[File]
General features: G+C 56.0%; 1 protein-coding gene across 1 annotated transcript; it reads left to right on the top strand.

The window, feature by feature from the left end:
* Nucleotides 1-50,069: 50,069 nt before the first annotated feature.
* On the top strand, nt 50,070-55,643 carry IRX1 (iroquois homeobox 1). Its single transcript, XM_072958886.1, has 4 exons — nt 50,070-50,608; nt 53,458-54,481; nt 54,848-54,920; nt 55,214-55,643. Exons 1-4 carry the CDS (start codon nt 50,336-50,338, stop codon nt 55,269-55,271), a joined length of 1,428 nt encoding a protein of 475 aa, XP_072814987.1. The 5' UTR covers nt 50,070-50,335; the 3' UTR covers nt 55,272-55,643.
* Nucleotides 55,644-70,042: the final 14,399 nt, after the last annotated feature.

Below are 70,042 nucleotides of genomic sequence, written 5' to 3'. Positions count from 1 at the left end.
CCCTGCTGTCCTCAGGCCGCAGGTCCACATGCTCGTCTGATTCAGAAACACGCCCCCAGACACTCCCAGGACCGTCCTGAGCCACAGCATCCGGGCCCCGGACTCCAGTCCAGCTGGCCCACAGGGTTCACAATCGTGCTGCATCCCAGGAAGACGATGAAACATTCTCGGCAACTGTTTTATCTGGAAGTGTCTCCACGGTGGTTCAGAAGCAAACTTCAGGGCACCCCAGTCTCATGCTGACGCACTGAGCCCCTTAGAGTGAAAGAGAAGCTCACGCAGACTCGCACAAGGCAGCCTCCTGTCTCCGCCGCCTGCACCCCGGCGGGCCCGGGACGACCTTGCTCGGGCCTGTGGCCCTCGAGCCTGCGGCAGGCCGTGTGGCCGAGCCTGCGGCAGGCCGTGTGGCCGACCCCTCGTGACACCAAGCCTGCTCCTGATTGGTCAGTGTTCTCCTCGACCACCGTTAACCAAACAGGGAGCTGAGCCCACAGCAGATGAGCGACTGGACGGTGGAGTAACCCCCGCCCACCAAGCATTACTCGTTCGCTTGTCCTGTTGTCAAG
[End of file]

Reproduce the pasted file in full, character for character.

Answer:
General features: G+C 56.0%; 1 protein-coding gene across 1 annotated transcript; it reads left to right on the top strand.

The window, feature by feature from the left end:
* Nucleotides 1-50,069: 50,069 nt before the first annotated feature.
* On the top strand, nt 50,070-55,643 carry IRX1 (iroquois homeobox 1). Its single transcript, XM_072958886.1, has 4 exons — nt 50,070-50,608; nt 53,458-54,481; nt 54,848-54,920; nt 55,214-55,643. Exons 1-4 carry the CDS (start codon nt 50,336-50,338, stop codon nt 55,269-55,271), a joined length of 1,428 nt encoding a protein of 475 aa, XP_072814987.1. The 5' UTR covers nt 50,070-50,335; the 3' UTR covers nt 55,272-55,643.
* Nucleotides 55,644-70,042: the final 14,399 nt, after the last annotated feature.

Below are 70,042 nucleotides of genomic sequence, written 5' to 3'. Positions count from 1 at the left end.
CCCTGCTGTCCTCAGGCCGCAGGTCCACATGCTCGTCTGATTCAGAAACACGCCCCCAGACACTCCCAGGACCGTCCTGAGCCACAGCATCCGGGCCCCGGACTCCAGTCCAGCTGGCCCACAGGGTTCACAATCGTGCTGCATCCCAGGAAGACGATGAAACATTCTCGGCAACTGTTTTATCTGGAAGTGTCTCCACGGTGGTTCAGAAGCAAACTTCAGGGCACCCCAGTCTCATGCTGACGCACTGAGCCCCTTAGAGTGAAAGAGAAGCTCACGCAGACTCGCACAAGGCAGCCTCCTGTCTCCGCCGCCTGCACCCCGGCGGGCCCGGGACGACCTTGCTCGGGCCTGTGGCCCTCGAGCCTGCGGCAGGCCGTGTGGCCGAGCCTGCGGCAGGCCGTGTGGCCGACCCCTCGTGACACCAAGCCTGCTCCTGATTGGTCAGTGTTCTCCTCGACCACCGTTAACCAAACAGGGAGCTGAGCCCACAGCAGATGAGCGACTGGACGGTGGAGTAACCCCCGCCCACCAAGCATTACTCGTTCGCTTGTCCTGTTGTCAAG